Spinlock_1977 writes "I received a gift from a friend — a tea ball. It was made in China. And it's metallic. Home lead-testing kits seem to start at a hundred or two dollars and go up from there. I'm loathe to spend that much to test a five dollar item. Does the slashdot community have suggestions for how to test for lead at home, on the cheap?"
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Open Source Clustering Software - soon from Sun

Spinlock_1977 Spinlock_1977 writes  |  more than 7 years ago

Spinlock_1977 writes "In a world first, Sun will open-source its clustering code. Since the first clusters (IBM) to the generally agreed upon best (OpenVMS), clustering code has long been considered a Secret Sauce in large scale and high-availability computing installations. Does this move by Sun put pressure on other vendors such as Microsoft?

Infoworld has more details here: http://www.infoworld.com/article/07/06/27/Sun-dona tes-Cluster-to-OpenSolaris_1.html"
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Spinlock_1977 Spinlock_1977 writes  |  more than 7 years ago

Spinlock_1977 writes "We've all seen the MS bashing and inevitable "If Microsoft built cars..." analogies here on slashdot, but now The Register is running an article on Microsoft's latest hardware foray — a car whose media player accepts your voice commands.

From the article: "Microsoft is to work with Ford to supply voice-activated software that will allow drivers to make mobile calls or play songs stored on digital music players without taking their hands off the wheel."

This makes one hope they don't introduce Windows Genuine Advantage product activation scheme in vehicles, doesn't it?"

Journals

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World's first Open Source Clustering Code - Soon by Sun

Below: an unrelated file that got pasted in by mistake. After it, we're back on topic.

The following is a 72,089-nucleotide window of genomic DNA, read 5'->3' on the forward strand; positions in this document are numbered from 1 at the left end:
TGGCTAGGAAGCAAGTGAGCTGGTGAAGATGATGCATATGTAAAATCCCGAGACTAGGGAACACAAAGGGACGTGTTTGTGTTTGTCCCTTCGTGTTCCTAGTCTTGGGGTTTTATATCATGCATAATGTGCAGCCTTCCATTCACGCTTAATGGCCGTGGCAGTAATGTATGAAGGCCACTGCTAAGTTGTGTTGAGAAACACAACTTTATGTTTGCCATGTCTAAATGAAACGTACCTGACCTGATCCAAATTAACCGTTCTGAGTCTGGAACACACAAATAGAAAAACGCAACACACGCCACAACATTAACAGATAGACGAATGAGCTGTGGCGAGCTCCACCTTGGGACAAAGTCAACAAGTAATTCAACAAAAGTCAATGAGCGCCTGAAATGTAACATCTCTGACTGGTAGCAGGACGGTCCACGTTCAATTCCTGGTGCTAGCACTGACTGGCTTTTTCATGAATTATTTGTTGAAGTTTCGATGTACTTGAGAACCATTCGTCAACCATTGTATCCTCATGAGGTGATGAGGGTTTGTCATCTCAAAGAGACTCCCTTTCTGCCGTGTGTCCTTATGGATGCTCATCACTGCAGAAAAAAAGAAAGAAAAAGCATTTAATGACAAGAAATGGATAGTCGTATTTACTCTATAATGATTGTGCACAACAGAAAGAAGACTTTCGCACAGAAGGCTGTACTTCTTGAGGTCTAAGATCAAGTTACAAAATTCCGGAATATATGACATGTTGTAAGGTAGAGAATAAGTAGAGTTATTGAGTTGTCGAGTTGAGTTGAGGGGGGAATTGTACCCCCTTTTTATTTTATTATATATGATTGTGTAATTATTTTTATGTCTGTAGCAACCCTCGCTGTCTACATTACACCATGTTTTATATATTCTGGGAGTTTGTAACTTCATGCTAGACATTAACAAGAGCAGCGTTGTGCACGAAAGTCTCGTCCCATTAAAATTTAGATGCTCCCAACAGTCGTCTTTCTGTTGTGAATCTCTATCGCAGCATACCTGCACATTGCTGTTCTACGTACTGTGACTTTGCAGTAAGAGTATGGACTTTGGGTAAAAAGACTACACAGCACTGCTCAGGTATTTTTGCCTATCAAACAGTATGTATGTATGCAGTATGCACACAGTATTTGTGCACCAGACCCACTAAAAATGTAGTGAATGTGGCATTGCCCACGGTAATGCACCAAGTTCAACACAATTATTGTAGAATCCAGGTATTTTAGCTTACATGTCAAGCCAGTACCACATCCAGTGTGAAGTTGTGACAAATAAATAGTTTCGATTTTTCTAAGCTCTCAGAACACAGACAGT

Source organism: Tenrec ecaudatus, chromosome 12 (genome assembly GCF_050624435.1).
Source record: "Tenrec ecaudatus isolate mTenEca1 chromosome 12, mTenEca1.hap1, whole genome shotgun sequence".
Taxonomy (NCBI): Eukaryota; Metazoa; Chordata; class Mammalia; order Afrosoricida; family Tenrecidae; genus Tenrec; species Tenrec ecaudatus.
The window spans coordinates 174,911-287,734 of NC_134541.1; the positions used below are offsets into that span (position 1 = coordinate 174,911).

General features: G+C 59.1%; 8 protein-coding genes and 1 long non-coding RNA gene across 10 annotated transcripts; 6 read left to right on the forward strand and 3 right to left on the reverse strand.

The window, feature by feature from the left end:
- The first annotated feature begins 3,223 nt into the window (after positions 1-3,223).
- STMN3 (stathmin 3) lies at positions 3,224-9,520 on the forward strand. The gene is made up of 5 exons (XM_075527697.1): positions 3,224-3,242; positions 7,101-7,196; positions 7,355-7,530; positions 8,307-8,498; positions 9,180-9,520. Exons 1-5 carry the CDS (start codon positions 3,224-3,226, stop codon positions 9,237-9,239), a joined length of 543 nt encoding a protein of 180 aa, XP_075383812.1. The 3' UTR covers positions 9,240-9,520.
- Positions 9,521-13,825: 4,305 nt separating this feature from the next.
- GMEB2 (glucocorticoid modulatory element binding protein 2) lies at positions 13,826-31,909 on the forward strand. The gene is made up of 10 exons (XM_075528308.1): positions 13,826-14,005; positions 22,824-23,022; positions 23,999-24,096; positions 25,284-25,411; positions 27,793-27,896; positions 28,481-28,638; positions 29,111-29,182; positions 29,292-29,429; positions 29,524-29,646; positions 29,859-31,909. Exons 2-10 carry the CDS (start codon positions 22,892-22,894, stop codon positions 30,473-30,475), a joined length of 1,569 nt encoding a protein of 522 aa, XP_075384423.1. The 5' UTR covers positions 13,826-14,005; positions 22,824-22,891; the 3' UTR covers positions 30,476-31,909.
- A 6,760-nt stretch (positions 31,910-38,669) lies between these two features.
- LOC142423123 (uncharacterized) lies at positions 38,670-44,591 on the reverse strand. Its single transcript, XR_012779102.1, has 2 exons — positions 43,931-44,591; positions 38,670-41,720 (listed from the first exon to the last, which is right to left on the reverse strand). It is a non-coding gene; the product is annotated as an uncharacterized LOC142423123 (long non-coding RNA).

Spinlock_1977 Spinlock_1977 writes  |  more than 7 years ago In a world first, Sun will open-source its clustering code. Since the first clusters (IBM) to the generally agreed upon best (OpenVMS), clustering code has long been considered a Secret Sauce in large scale and high-availability computing installations. Does this move by Sun put pressure on other vendors such as Microsoft?

Infoworld has more details here: http://www.infoworld.com/article/07/06/27/Sun-donates-Cluster-to-OpenSolaris_1.html

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Spinlock_1977 Spinlock_1977 writes  |  more than 8 years ago

Linux/Security
No Support for Linux users says Time-Warner NYC

I called Time-Warner for the 4th time about this months-long problem of my high-speed internet connection cutting out four or five times a day (for a minute or so). They told me to connect my Windows box directly to the Internet - bypassing my Linksys router. No way I said - it may get compromised (it's a fully-patched Win 2K box). I offered to connect my Linux box (a fresh Slackware 10.2 install) directly, and they said "no way". I went round & round with the guy, even asking, at one point, if he realized this conversation was being recorded. He wouldn't even run some of the tests to help ME diagnose the problem.

If you don't use Windows, Time-Warner's Tier-3 "National Help Desk" - and I suspect the lower level tiers - will refused to support you. Why isn't Linux supported? Makes me wonder if they support Apple. Also makes me wonder if Microsoft has some weird corporate toe-lock on Time-Warner - somehow encouraging their Road Runner support group to drag their saggy corporate asses on Linux support.

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Is It Too Late to Want to Work at Google?